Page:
Why not bring a piece of evolving Judaism into your week? Each Torah portion is so rich with so much to share! These small shabbat rituals are meant to be just a taste of Torah to connect with on Shabbat. Enjoy for yourself, or share at a Shabbat table near you.

א) וַיִּהְיוּ֙ חַיֵּ֣י שָׂרָ֔ה מֵאָ֥ה שָׁנָ֛ה וְעֶשְׂרִ֥ים שָׁנָ֖ה וְשֶׁ֣בַע שָׁנִ֑ים שְׁנֵ֖י חַיֵּ֥י שָׂרָֽה׃

ב) וַתָּ֣מָת שָׂרָ֗ה בְּקִרְיַ֥ת אַרְבַּ֛ע הִ֥וא חֶבְר֖וֹן בְּאֶ֣רֶץ כְּנָ֑עַן וַיָּבֹא֙ אַבְרָהָ֔ם לִסְפֹּ֥ד לְשָׂרָ֖ה וְלִבְכֹּתָֽהּ׃

(1) Sarah’s lifetime—the span of Sarah’s life—came to one hundred and twenty-seven years. (2) Sarah died in Kiriath-arba—now Hebron—in the land of Canaan; and Abraham proceeded to mourn for Sarah and to bewail her.  

Shabbat ritual: We all mourn in different ways. We may be driven by our raw emotions following a loss, or by a formal mourning practice. Sometimes we are able to begin mourning a loss immediately, and other times the mourning process unfolds before us in unknown ways. One thing I’ve learned is that loss doesn’t have to be something you experience alone. This week think about a loss (of any kind) you’ve experienced and share what was hard or challenging about that loss with someone else. Or, create some space for yourself to write about that loss in your life. Just as Abraham mourned Sarah, it is important to allow ourselves space and time to mourn our losses, each in our own way.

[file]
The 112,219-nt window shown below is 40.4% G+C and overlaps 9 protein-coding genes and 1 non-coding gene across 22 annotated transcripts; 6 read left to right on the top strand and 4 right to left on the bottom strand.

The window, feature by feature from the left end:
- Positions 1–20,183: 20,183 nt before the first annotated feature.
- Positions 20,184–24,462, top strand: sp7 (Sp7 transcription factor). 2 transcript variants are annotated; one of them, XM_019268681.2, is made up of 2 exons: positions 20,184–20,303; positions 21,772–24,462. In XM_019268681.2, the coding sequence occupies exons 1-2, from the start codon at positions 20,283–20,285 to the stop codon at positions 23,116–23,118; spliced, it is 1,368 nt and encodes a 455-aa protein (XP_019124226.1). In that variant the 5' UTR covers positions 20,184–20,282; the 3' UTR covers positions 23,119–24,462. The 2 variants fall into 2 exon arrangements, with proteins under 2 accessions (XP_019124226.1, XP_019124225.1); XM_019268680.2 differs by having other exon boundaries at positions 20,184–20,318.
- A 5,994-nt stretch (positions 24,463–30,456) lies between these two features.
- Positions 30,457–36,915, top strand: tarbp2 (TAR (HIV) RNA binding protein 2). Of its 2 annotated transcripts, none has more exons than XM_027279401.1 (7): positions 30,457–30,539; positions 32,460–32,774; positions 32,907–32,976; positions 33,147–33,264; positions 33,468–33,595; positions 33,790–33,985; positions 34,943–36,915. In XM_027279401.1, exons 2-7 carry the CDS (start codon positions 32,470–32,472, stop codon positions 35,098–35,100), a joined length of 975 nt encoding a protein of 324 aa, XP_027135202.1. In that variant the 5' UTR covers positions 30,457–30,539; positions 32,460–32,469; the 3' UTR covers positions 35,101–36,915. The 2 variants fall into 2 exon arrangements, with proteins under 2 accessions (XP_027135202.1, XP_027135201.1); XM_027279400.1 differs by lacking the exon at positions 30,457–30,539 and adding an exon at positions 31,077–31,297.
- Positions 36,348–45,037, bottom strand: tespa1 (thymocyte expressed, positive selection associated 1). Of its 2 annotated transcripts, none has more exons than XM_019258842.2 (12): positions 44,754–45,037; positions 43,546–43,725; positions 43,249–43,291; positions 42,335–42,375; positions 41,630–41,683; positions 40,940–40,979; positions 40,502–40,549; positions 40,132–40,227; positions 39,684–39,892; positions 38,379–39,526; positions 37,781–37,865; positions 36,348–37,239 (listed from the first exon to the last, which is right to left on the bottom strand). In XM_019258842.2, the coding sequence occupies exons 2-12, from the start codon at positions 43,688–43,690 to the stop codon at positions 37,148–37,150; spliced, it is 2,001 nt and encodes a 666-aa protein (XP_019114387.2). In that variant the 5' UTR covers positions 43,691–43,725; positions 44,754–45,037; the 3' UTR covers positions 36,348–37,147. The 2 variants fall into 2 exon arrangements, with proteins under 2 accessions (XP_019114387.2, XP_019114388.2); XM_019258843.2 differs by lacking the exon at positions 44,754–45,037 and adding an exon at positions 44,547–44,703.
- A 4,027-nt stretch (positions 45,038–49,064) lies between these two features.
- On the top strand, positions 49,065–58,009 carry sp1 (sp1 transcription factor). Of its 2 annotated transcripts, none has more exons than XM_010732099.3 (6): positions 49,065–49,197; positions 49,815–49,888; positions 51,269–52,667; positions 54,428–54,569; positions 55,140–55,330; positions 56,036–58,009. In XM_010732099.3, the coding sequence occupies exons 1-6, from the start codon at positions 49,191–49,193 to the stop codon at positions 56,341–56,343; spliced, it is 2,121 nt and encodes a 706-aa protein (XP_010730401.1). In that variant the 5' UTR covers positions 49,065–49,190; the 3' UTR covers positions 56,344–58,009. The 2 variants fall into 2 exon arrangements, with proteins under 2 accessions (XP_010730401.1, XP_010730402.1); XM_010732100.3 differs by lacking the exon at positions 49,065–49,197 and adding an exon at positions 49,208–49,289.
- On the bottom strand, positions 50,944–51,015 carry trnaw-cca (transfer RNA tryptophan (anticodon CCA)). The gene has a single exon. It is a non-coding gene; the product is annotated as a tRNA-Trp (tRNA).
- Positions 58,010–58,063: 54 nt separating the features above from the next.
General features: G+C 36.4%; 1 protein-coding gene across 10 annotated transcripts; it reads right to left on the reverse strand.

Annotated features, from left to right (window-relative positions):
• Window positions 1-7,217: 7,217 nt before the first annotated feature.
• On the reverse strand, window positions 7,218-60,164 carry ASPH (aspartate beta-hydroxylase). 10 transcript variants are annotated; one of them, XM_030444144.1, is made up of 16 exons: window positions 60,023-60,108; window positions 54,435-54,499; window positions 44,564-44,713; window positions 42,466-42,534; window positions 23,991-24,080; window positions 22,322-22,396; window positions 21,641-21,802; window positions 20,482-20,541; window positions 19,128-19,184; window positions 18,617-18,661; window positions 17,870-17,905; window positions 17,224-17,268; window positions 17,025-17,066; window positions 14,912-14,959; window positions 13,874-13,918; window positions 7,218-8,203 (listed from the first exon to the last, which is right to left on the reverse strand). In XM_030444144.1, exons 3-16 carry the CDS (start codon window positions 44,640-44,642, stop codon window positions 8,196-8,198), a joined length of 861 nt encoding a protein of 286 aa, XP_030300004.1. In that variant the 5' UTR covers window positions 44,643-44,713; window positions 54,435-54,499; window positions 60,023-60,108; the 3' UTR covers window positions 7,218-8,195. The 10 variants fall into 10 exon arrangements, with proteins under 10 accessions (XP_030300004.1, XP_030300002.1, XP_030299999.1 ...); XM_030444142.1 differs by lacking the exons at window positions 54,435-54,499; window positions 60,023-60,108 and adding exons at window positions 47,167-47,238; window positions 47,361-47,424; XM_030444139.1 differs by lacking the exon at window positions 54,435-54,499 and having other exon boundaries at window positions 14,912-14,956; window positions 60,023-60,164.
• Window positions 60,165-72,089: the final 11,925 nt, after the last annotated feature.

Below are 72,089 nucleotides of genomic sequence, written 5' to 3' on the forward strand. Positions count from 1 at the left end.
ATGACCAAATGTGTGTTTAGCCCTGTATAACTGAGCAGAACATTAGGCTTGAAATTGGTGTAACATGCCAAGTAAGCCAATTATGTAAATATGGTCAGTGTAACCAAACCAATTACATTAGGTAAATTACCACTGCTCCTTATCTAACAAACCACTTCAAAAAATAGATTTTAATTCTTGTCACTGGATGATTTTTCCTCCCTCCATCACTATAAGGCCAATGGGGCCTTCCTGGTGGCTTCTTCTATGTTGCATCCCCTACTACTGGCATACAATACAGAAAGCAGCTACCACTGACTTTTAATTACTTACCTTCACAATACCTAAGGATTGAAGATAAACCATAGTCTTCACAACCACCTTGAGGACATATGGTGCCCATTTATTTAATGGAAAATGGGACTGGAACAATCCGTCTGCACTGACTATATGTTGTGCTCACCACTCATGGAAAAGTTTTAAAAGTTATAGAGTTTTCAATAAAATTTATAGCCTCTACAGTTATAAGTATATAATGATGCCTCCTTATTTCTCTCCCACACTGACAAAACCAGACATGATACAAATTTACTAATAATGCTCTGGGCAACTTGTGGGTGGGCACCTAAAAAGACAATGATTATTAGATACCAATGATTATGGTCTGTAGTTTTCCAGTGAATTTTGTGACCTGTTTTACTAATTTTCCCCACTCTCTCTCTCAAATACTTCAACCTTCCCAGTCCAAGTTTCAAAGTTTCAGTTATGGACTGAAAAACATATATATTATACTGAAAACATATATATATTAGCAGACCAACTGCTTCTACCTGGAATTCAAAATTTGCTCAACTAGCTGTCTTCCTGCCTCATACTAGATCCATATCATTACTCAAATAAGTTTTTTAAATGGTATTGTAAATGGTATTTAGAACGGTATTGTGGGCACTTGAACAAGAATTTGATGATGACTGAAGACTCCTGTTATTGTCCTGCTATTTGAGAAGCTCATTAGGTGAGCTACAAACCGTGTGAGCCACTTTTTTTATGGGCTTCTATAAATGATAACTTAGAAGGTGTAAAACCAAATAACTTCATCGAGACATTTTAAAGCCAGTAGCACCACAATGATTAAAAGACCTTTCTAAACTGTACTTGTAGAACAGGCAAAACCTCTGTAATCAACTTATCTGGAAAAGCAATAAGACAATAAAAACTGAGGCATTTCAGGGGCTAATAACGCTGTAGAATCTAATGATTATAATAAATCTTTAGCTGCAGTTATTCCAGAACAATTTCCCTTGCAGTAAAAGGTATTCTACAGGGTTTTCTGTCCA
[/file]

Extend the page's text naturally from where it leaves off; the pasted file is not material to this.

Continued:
printable source sheet: http://www.sefaria.org/sheets/49401

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